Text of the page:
1-20 of 93 items from 2015 « Prev | Next »
If you enjoyed the gritty Power Rangers movie that caused some controversy regarding its legality this week, now it's time to become familiar with more of Adi Shankar's productions. We don't mean his commercial Hollywood features, like Lone Survivor. The Grey and Killing Them Softly, although those are recommended, too. We mean his other "Bootleg Universe" one-shot films, of which Power/Rangers was the latest. Maybe you're already familiar with his first one, 2012's The Punisher: Dirty Laundry, which brought Thomas Jane back as the Marvel Comics antihero. He also made one for the Spider-Man villain Venom and last year produced an animated Judge Dredd web series, which wasn't tied in any way to Dredd, the official comic book adaptation he worked...
- Christopher Campbell
If you caught Carole King performing with Sara Bareilles at the 2014 Grammys, you’d know just how timeless an artist King and her work are. Her Diamond graded pop-album Tapestry from 1971 is a masterpiece, and one of the best selling albums of all time. And though today King maybe doesn’t get the indie cred as some of her ’70s, singer/songwriter female contemporaries like say, Joni Mitchell, that may be about to change.
Broadway World was the first to report that Sony has just secured the rights to adapt the Broadway hit Beautiful: The Carole King Musical, along with King’s life rights, her songwriting collaborators’ life rights, and the rights to many of her hit songs including “The Locomotion,” “One Fine Day,” “(You Make Me Feel Like) A Natural Woman,” “So Far Away,” “I Feel the Earth Move,” and “You’ve Got a Friend.”
- Brian Welk
This week Neil Calloway wonders why Britain doesn’t make films based on comics…
As someone who usually bemoans the apparent abundance of sequels and comic book adaptations, I was disappointed to hear Alex Garland’s announcement this week that there would not be a sequel to the 2012 film Dredd. Not just because I liked the film, and haven’t had a conversation with someone who didn’t like it (admittedly, I’ve only had a few conversations about it), not just because it was a messed up comic book film aimed squarely at grown ups, but because it was that rarest of things; a good British comic book movie.
Unfortunately, despite near universal good reviews, it made very little money – less than its $45 million dollar budget – and less than half, in fact, than the first Judge Dredd film, widely derided as a failure and released twenty years ago.
- Neil Calloway
Alex Garland, the writer behind some of the best sci-fi in recent years, has finally put to bed any hopes we may have had about him re-teaming with Karl Urban for another movie about the toughest damn lawman in the world. Dredd was something of a conundrum in that it recieved rave reviews and was adored by action and sci-fi fans alike back in 2012. Modestly budgeted at $50 million, it should have been a no brainer that it garnered enough support to warrant more stories from the 2001Ad universe. Unfortunately, all that support didn't put bums on seats and the movie only made $35 million, therefore classing it as a failure in the eyes of the studio. There have been campaigns to try and resurrect the movie by boosting DVD sales, but now Alex Garland has spoken out about the possibility of a sequel and unfortunately it isn't good news. "There isn't, »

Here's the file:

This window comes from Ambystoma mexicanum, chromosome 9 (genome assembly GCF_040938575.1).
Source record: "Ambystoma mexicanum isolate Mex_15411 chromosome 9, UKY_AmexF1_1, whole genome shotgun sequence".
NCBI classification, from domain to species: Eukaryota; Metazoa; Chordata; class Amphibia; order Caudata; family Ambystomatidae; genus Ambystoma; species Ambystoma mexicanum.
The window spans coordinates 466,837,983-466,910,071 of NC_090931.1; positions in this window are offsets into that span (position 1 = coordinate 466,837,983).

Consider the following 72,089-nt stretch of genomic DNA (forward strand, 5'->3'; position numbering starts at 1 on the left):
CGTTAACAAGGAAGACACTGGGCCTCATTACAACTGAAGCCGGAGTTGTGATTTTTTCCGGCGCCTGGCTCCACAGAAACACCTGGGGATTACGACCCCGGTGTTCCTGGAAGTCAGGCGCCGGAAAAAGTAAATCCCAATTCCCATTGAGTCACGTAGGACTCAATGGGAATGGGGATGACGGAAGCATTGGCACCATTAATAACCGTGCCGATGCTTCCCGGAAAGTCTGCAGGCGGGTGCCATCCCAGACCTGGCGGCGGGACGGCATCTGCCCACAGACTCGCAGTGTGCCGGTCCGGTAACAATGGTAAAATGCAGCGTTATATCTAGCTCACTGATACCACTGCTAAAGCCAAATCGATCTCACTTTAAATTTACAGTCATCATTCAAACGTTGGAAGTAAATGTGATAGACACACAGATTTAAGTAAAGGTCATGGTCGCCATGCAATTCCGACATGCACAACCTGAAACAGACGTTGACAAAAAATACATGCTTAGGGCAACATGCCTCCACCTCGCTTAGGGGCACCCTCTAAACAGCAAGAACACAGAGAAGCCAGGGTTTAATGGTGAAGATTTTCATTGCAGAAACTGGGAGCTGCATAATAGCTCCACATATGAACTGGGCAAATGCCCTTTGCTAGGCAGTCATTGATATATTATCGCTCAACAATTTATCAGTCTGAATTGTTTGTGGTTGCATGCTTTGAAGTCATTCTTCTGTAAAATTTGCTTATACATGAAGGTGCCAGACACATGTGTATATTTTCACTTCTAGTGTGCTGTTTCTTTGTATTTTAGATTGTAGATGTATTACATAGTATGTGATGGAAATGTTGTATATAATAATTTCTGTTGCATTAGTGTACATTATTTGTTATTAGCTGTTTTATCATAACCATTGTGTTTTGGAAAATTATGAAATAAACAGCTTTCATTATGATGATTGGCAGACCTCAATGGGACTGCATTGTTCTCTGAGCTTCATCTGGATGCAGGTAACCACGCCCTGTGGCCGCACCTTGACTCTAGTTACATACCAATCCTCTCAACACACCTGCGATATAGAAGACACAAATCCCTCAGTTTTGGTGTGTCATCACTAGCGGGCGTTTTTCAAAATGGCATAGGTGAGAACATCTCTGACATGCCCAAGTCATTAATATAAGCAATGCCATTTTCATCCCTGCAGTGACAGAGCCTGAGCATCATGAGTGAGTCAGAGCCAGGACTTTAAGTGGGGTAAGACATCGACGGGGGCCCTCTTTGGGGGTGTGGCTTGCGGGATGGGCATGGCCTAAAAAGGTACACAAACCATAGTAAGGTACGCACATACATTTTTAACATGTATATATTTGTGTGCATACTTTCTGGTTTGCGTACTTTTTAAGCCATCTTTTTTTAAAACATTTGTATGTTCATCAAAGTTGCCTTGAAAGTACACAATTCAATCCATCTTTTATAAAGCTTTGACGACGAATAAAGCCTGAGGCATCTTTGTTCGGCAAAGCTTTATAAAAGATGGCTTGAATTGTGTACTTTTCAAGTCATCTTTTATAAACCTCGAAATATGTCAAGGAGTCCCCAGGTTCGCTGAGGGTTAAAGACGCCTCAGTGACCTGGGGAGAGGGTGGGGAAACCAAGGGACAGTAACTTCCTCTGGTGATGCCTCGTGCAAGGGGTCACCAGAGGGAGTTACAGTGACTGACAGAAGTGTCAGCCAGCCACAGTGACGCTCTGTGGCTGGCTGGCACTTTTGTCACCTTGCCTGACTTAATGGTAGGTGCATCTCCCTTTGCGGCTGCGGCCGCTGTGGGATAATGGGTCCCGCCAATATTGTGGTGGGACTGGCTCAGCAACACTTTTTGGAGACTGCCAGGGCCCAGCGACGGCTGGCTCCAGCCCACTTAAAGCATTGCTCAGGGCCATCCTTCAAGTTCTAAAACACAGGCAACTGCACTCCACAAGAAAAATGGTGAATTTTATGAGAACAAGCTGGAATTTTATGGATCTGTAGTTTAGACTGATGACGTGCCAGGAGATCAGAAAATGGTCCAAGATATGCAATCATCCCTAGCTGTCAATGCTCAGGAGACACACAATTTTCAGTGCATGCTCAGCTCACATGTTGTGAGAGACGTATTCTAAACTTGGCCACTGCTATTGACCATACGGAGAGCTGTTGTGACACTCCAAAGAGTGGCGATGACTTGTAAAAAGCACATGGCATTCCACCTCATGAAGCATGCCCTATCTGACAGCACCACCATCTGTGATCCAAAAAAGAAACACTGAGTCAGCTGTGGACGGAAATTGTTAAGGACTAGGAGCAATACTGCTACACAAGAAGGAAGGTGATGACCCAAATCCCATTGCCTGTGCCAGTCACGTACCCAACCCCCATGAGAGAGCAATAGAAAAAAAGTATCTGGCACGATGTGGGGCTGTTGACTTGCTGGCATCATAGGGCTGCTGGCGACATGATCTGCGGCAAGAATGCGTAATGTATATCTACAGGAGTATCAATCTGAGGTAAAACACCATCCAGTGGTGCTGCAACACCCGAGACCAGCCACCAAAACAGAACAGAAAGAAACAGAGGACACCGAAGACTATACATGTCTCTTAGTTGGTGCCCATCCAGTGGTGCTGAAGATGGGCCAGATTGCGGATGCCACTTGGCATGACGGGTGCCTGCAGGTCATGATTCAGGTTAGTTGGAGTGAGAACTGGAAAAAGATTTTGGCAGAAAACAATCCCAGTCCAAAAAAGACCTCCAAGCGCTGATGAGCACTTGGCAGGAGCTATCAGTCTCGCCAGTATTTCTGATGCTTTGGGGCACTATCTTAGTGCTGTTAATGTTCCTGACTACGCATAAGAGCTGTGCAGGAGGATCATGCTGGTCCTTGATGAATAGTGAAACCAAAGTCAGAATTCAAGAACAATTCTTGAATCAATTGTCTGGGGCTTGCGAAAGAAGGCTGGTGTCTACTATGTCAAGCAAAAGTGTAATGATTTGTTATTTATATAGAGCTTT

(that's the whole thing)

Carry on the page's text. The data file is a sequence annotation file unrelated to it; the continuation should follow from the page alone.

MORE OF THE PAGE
- email@example.com (Dave Higgins)
Artificial intelligence seems to be a popular topic in science fiction these days–between giving life to a robot in Neill Blomkamp's Chappie, to extending life in Wally Pfister's Transcendence. The latest A.I. tale is Ex Machina, the feature directing debut of sci-fi screenwriter Alex Garland, whose past work includes 28 Days Later, Sunshine, Never Let Me Go and Dredd. How does he fare bringing to life his own script? Better than expected. Ex Machina is an engaging, amusing sci-fi thriller that literally asks provocative questions, with smart lines of dialogue that touch upon fascinating, honest topics. Garland digs deep with this movie, bringing up questions and concerns about artificial intelligence that not many others have really addressed. There's no question that Garland is a very capable science fiction storyteller, and his expertise in writing is obvious as the script for Ex Machina is sleek and sexy. Essentially, »